Game Night (2018)
★★ / ★★★★
As the superficially amusing pseudo dark comedy “Game Night” unfolds, one learns quickly of its tricks and wacky rhythms. Soon enough the material begins to suffer from a case of diminishing returns. A cheeky line here and a cameo there simply aren’t enough to keep the plot consistently interesting which becomes rather convoluted especially for a mainstream comedy. Particularly disappointing is its handful of detours toward the action-comedy route. And, indeed, as expected from generic comedies that run out of ideas toward the end, the final act involves hero and villain scrambling for the gun. Actual game nights with friends prove to be more fun (and more unpredictable).
It is most unfortunate that the picture does not live up to its full potential because the cast share solid chemistry. Rachel McAdams and Jason Bateman play a convincing married couple, Annie and Max, whose lives revolve around competition and, more importantly, winning. But the game of life tends to throw curveballs and we learn that they are having trouble conceiving a child. While this is a good template from which to take off from, I grew annoyed by the screenplay’s lack of intelligence, grace, and imagination whenever real emotions inch toward the forefront. Having trouble getting pregnant is utilized as the one and only tool to procure pity from the audience and we see right through it. Despite Adams’ and Bateman’s comic chops, their talent fails to elevate thin dramatic material.
The supporting cast are strong, from Kyle Chandler as the successful elder brother whom Max envies to Jesse Plemons as the incredibly creepy, single expression neighbor who no longer gets invited to game night—even though he makes it clear that he is desperate to become a part of the group again. But it is Billy Magnussen who steals the show as the dumb blonde. It is so difficult to make play an imbecile in a smart way. As Magnussen shows here, it can be done via excellent comic timing with precise facial expressions coupled with manic energy. To top it off, the performer has found a way for us to like him, kind of like a pet, even though the character does not get a glimmer of a backstory.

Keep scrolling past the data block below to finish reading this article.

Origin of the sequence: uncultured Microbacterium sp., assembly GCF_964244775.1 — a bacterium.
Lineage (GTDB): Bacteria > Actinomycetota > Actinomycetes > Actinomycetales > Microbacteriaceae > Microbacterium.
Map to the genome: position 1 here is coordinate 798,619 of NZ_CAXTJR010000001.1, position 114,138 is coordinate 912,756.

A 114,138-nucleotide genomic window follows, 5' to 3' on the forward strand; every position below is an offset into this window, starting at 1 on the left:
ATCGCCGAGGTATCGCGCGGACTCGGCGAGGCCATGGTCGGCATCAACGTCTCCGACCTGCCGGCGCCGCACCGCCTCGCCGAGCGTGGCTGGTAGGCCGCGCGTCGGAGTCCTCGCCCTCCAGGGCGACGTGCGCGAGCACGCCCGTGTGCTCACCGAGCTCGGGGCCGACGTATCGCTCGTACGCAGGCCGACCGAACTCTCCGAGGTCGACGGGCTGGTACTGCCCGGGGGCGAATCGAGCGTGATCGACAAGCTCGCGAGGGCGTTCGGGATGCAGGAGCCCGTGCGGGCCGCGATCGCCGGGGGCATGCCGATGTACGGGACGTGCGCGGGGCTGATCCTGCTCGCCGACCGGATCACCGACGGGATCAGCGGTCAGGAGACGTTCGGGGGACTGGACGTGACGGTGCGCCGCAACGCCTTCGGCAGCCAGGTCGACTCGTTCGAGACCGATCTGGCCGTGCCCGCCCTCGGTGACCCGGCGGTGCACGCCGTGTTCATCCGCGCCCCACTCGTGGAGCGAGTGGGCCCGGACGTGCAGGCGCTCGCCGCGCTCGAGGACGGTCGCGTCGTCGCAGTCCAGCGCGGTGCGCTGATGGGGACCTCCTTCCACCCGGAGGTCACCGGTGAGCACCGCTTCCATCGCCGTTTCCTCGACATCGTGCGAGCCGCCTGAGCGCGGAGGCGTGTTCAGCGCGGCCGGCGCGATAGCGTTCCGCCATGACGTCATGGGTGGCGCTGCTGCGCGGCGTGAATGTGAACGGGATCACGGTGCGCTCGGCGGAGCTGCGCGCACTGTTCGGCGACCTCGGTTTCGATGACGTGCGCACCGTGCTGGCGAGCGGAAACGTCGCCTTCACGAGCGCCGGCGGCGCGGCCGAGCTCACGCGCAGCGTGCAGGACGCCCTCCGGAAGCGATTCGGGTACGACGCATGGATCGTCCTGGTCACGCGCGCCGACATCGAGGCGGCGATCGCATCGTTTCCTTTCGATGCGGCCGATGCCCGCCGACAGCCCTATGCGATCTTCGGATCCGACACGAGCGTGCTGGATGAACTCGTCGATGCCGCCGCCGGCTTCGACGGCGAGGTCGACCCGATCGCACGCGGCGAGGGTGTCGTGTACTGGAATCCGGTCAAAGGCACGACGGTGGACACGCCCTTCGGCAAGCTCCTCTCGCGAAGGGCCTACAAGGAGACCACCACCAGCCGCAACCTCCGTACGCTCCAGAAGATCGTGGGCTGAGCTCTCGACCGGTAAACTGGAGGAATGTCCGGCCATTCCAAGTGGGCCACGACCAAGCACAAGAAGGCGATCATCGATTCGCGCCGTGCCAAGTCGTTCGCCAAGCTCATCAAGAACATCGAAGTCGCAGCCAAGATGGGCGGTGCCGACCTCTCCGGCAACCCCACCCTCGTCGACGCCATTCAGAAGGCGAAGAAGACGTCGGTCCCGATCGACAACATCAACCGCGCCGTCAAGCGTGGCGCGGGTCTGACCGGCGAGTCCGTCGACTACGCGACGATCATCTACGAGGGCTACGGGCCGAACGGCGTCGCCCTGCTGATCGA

But the overarching game itself is not intriguing, specifically the kidnapping/“kidnapping” plot point. We are pushed through the familiar offering of supposedly being unable to tell between reality and role play, but those who have seen more than several handfuls of the most generic suspense-thrillers are likely capable of seeing through the charade. Considering that this device is utilized as the picture’s main weapon to entertain, I found large portions of the film to be a drag, uninspired, at times all over the place tonally. The very best dark comedies do not take prisoners. In this film, we get an impression that not one character is in any real danger.
At its best, however, the film evinces joyous creativity. For example, it is able to take a retro game like Pac-Man and somehow make it relevant as a chase scene that is key to the main story. Notice how this sequence is shot in a claustrophobic way—exactly like the game it is inspired by. Had screenwriter Mark Perez been able to tap into more video games, board games, and tabletop games and then written them into the plot in such a manner that makes perfect sense, “Game Night,” directed by John Francis Daley and Jonathan Goldstein, could have been a different beast entirely.